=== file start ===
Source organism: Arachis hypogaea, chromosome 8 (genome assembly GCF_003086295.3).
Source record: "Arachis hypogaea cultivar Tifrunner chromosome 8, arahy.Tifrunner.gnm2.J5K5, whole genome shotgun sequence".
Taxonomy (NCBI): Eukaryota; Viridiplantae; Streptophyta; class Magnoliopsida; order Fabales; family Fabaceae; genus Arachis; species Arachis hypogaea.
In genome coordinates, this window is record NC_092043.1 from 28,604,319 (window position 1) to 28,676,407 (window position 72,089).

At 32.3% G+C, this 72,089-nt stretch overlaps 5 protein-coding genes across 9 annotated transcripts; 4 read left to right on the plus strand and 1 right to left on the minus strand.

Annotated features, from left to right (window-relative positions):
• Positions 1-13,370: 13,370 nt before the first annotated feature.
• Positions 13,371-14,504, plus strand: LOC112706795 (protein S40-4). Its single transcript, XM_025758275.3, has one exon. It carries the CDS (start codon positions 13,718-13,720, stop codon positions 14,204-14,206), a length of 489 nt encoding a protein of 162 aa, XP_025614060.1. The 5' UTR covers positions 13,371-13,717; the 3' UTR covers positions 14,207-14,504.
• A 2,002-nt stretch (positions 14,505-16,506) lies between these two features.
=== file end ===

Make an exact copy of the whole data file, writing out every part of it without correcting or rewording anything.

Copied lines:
Source organism: Arachis hypogaea, chromosome 8 (genome assembly GCF_003086295.3).
Source record: "Arachis hypogaea cultivar Tifrunner chromosome 8, arahy.Tifrunner.gnm2.J5K5, whole genome shotgun sequence".
Taxonomy (NCBI): Eukaryota; Viridiplantae; Streptophyta; class Magnoliopsida; order Fabales; family Fabaceae; genus Arachis; species Arachis hypogaea.
In genome coordinates, this window is record NC_092043.1 from 28,604,319 (window position 1) to 28,676,407 (window position 72,089).

At 32.3% G+C, this 72,089-nt stretch overlaps 5 protein-coding genes across 9 annotated transcripts; 4 read left to right on the plus strand and 1 right to left on the minus strand.

Annotated features, from left to right (window-relative positions):
• Positions 1-13,370: 13,370 nt before the first annotated feature.
• Positions 13,371-14,504, plus strand: LOC112706795 (protein S40-4). Its single transcript, XM_025758275.3, has one exon. It carries the CDS (start codon positions 13,718-13,720, stop codon positions 14,204-14,206), a length of 489 nt encoding a protein of 162 aa, XP_025614060.1. The 5' UTR covers positions 13,371-13,717; the 3' UTR covers positions 14,207-14,504.
• A 2,002-nt stretch (positions 14,505-16,506) lies between these two features.